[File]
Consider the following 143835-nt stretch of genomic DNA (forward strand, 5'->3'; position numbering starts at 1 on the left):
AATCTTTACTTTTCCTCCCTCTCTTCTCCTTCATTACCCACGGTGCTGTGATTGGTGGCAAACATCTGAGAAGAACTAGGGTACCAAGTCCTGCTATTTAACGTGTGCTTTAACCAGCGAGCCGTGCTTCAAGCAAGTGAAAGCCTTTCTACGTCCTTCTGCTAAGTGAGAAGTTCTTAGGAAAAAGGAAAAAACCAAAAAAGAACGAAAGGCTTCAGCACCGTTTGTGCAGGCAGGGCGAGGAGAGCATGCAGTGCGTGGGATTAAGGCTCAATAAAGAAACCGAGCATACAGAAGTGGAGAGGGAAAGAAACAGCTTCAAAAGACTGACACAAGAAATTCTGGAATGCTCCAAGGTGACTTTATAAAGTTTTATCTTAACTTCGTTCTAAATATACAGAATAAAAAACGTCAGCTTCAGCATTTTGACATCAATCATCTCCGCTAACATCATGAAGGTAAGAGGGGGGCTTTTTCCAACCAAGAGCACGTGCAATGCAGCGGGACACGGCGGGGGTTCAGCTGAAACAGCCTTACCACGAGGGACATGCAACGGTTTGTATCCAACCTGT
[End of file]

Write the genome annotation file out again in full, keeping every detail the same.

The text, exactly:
Consider the following 143835-nt stretch of genomic DNA (forward strand, 5'->3'; position numbering starts at 1 on the left):
AATCTTTACTTTTCCTCCCTCTCTTCTCCTTCATTACCCACGGTGCTGTGATTGGTGGCAAACATCTGAGAAGAACTAGGGTACCAAGTCCTGCTATTTAACGTGTGCTTTAACCAGCGAGCCGTGCTTCAAGCAAGTGAAAGCCTTTCTACGTCCTTCTGCTAAGTGAGAAGTTCTTAGGAAAAAGGAAAAAACCAAAAAAGAACGAAAGGCTTCAGCACCGTTTGTGCAGGCAGGGCGAGGAGAGCATGCAGTGCGTGGGATTAAGGCTCAATAAAGAAACCGAGCATACAGAAGTGGAGAGGGAAAGAAACAGCTTCAAAAGACTGACACAAGAAATTCTGGAATGCTCCAAGGTGACTTTATAAAGTTTTATCTTAACTTCGTTCTAAATATACAGAATAAAAAACGTCAGCTTCAGCATTTTGACATCAATCATCTCCGCTAACATCATGAAGGTAAGAGGGGGGCTTTTTCCAACCAAGAGCACGTGCAATGCAGCGGGACACGGCGGGGGTTCAGCTGAAACAGCCTTACCACGAGGGACATGCAACGGTTTGTATCCAACCTGT